West Coast Editor

The drug industry may seldom advance by leaps and bounds, but Therapeutic Human Polyclonals Inc. is pushing things along with a significant hop by creating the first transgenic rabbits to make human antibodies.

Roland Buelow, chief scientific officer and co-founder of the Mountain View, Calif.-based company, will offer results of proof-of-concept studies using polyclonal antibodies from the rabbits at a scientific conference this week on transgenic animals in Tahoe City, Calif.

Polyclonals, THP noted, can bind and eliminate many targets linked with complex diseases, binding multiple antigens and saturating a target, so they stay active even if the antigen mutates, which gives them a strong advantage over monotherapy.

Although transgenic mice have allowed for impressive research through the likes of Medarex Inc., of Princeton, N.J., and Fremont, Calif.-based Abgenix Inc., THP said rabbits are preferred for commercial-scale therapeutic antibodies, and polyclonals - which mice are too small to make - could "revolutionize" the drug world.

"Our rabbits can be used for monoclonals, as well, but it's not the focus of the company," Wim van Schooten, CEO of THP, told BioWorld Today. "They are more of a byproduct than anything else."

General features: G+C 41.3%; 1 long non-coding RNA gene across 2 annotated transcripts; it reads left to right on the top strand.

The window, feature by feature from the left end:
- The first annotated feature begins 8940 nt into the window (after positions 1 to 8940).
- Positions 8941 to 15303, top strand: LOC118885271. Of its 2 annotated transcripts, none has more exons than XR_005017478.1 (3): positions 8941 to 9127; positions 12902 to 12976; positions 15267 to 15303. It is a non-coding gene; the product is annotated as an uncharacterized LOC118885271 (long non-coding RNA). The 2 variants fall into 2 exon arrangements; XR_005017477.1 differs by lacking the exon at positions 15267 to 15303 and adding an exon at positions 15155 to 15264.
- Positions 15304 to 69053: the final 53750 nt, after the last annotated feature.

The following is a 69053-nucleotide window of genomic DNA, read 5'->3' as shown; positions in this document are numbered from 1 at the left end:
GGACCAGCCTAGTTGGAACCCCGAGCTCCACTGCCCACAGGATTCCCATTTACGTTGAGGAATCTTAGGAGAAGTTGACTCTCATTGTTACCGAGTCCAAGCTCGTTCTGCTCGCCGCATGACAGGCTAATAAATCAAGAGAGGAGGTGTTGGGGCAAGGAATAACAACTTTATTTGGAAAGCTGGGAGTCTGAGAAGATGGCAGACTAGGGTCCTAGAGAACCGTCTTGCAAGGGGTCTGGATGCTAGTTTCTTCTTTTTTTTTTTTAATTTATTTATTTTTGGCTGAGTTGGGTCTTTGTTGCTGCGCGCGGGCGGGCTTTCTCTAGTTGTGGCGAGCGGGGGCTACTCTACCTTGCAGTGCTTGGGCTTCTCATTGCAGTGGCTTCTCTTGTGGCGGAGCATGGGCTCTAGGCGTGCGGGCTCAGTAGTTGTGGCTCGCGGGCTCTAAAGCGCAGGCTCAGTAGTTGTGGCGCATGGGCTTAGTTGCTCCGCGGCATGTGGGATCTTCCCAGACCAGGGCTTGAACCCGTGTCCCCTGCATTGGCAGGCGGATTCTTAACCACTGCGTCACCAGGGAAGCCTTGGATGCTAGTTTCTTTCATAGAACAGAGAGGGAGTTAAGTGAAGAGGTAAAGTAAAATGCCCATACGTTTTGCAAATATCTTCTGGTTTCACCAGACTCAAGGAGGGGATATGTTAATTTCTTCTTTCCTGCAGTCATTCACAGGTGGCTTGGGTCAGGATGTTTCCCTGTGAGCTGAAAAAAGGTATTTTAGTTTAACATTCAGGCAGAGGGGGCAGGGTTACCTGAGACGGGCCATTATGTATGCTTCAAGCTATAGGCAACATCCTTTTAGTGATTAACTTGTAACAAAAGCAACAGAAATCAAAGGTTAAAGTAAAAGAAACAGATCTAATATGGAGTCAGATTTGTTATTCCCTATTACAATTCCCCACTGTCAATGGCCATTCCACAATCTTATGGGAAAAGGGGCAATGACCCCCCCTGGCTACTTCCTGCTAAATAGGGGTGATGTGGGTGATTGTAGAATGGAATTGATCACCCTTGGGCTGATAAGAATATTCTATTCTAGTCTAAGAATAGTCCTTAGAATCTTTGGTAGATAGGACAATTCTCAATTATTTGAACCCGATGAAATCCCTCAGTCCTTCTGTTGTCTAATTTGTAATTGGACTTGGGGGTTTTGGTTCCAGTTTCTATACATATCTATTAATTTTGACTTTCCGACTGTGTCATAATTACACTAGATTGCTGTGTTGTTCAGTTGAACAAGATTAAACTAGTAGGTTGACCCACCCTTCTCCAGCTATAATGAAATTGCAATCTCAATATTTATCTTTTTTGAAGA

Late last month, polyclonals made news when Kirin Brewery Co. Ltd., of Tokyo, paid $45 million in cash for Sioux Falls, S.D.-based Hematech LLC's technology that makes bovine-derived human polyclonal antibodies. (See BioWorld Today, July 27, 2005.)

In animal polyclonals, "it's Hematech and us," Van Schooten said. "We believe rabbits have very distinct advantages over cows. They've been used for many decades to make polyclonals for human use, and there's no approved drugs from cows on the market."

Polyclonal antibodies have been used in the clinic for more than a century. Those derived from horses and sheep were introduced in the 1890s for pneumococcal pneumonia, meningococcal meningitis, scarlet fever, diphtheria and measles. They have not caught on widely as "serum therapy," though, because of animal-derived proteins' immunogenicity problems in humans - the same challenge monoclonal antibodies faced at first.

One strong example of a current rabbit polyclonal is the anti-thymocyte globulin Thymoglobulin to prevent renal transplant rejection from Fremont, Calif.-based SangStat Medical Corp., which was bought two years ago for $585 million by Genzyme Corp., of Cambridge, Mass. (See BioWorld Today, Aug. 5, 2003.)

THP had a deal with SangStat that Genzyme inherited.

"Thymoglobulin dominates that market because it's so powerful and so potent, but it's a rabbit antibody so it can't go into other diseases than organ transplantation," Van Schooten said, adding that work is under way to humanize the compound so that it might be used in other disorders, including autoimmune diseases and cancer.

"We are doing it and they have access to our animals to make the product," he said.

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